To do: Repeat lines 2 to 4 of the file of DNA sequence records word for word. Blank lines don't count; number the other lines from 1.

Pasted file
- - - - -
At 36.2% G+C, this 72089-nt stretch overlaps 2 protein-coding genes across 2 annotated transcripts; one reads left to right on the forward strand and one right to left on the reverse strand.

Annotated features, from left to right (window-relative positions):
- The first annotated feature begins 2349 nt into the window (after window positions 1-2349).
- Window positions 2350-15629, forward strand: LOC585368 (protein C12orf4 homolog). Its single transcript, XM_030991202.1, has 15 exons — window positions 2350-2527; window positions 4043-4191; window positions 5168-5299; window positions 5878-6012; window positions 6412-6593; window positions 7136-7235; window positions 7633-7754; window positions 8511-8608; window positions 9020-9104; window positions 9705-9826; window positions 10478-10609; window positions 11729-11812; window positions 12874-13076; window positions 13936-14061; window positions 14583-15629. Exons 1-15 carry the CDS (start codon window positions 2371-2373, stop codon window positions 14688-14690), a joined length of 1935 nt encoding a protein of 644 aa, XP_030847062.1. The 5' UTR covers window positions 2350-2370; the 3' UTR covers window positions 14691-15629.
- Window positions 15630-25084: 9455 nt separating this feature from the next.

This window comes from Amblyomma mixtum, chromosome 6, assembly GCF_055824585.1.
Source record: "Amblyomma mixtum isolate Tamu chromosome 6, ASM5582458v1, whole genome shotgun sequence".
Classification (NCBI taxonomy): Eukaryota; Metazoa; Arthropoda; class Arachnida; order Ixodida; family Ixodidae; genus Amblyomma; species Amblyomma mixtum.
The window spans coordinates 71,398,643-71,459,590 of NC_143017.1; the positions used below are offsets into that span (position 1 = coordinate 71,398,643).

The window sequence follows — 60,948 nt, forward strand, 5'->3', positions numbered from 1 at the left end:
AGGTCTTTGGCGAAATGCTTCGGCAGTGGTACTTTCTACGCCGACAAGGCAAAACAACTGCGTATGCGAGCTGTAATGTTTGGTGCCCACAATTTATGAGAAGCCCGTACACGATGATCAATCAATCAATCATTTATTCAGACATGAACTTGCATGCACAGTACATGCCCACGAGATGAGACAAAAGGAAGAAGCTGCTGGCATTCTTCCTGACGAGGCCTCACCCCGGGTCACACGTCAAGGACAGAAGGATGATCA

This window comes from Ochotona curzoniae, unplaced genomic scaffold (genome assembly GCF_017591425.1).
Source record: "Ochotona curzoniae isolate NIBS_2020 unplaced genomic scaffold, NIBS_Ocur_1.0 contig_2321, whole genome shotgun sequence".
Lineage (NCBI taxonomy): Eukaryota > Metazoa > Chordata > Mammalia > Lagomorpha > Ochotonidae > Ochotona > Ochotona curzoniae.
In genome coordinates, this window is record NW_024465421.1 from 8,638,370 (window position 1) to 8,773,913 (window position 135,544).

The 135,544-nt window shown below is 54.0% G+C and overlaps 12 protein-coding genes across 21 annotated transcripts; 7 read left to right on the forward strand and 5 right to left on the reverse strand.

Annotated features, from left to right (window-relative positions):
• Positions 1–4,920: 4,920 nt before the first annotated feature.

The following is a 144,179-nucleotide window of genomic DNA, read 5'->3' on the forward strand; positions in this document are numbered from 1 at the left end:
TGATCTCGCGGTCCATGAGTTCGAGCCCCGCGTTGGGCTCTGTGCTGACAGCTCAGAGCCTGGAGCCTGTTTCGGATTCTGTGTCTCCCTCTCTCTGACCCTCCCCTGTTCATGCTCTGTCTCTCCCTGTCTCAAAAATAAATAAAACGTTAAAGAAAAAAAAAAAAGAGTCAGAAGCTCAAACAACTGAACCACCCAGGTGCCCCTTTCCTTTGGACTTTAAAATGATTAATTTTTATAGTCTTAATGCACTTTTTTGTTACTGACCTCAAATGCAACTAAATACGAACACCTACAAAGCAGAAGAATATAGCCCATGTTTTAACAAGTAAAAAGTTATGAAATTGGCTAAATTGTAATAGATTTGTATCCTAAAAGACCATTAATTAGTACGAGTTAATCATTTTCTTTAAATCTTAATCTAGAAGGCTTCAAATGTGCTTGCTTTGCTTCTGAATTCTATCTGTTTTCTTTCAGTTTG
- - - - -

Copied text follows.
Annotated features, from left to right (window-relative positions):
- The first annotated feature begins 2349 nt into the window (after window positions 1-2349).
- Window positions 2350-15629, forward strand: LOC585368 (protein C12orf4 homolog). Its single transcript, XM_030991202.1, has 15 exons — window positions 2350-2527; window positions 4043-4191; window positions 5168-5299; window positions 5878-6012; window positions 6412-6593; window positions 7136-7235; window positions 7633-7754; window positions 8511-8608; window positions 9020-9104; window positions 9705-9826; window positions 10478-10609; window positions 11729-11812; window positions 12874-13076; window positions 13936-14061; window positions 14583-15629. Exons 1-15 carry the CDS (start codon window positions 2371-2373, stop codon window positions 14688-14690), a joined length of 1935 nt encoding a protein of 644 aa, XP_030847062.1. The 5' UTR covers window positions 2350-2370; the 3' UTR covers window positions 14691-15629.